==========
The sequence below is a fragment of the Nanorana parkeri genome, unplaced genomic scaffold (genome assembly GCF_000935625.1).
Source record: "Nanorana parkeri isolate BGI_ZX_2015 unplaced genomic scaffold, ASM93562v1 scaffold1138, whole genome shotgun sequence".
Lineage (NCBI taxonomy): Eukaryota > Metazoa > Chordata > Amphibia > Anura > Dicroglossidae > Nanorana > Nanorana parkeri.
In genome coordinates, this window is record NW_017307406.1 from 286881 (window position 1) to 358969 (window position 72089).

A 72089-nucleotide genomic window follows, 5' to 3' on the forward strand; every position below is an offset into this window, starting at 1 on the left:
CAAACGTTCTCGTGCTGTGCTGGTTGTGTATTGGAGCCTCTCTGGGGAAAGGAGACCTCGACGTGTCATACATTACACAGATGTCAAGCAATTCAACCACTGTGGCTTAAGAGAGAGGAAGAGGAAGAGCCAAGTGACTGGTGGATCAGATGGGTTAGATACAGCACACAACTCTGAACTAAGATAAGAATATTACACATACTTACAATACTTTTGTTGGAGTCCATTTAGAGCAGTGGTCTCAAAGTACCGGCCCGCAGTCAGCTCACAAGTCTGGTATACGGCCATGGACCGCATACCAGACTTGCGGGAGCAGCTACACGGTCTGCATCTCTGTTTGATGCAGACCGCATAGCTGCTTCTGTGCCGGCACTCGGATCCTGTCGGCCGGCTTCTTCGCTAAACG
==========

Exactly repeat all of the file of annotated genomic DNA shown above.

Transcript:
The sequence below is a fragment of the Nanorana parkeri genome, unplaced genomic scaffold (genome assembly GCF_000935625.1).
Source record: "Nanorana parkeri isolate BGI_ZX_2015 unplaced genomic scaffold, ASM93562v1 scaffold1138, whole genome shotgun sequence".
Lineage (NCBI taxonomy): Eukaryota > Metazoa > Chordata > Amphibia > Anura > Dicroglossidae > Nanorana > Nanorana parkeri.
In genome coordinates, this window is record NW_017307406.1 from 286881 (window position 1) to 358969 (window position 72089).

A 72089-nucleotide genomic window follows, 5' to 3' on the forward strand; every position below is an offset into this window, starting at 1 on the left:
CAAACGTTCTCGTGCTGTGCTGGTTGTGTATTGGAGCCTCTCTGGGGAAAGGAGACCTCGACGTGTCATACATTACACAGATGTCAAGCAATTCAACCACTGTGGCTTAAGAGAGAGGAAGAGGAAGAGCCAAGTGACTGGTGGATCAGATGGGTTAGATACAGCACACAACTCTGAACTAAGATAAGAATATTACACATACTTACAATACTTTTGTTGGAGTCCATTTAGAGCAGTGGTCTCAAAGTACCGGCCCGCAGTCAGCTCACAAGTCTGGTATACGGCCATGGACCGCATACCAGACTTGCGGGAGCAGCTACACGGTCTGCATCTCTGTTTGATGCAGACCGCATAGCTGCTTCTGTGCCGGCACTCGGATCCTGTCGGCCGGCTTCTTCGCTAAACG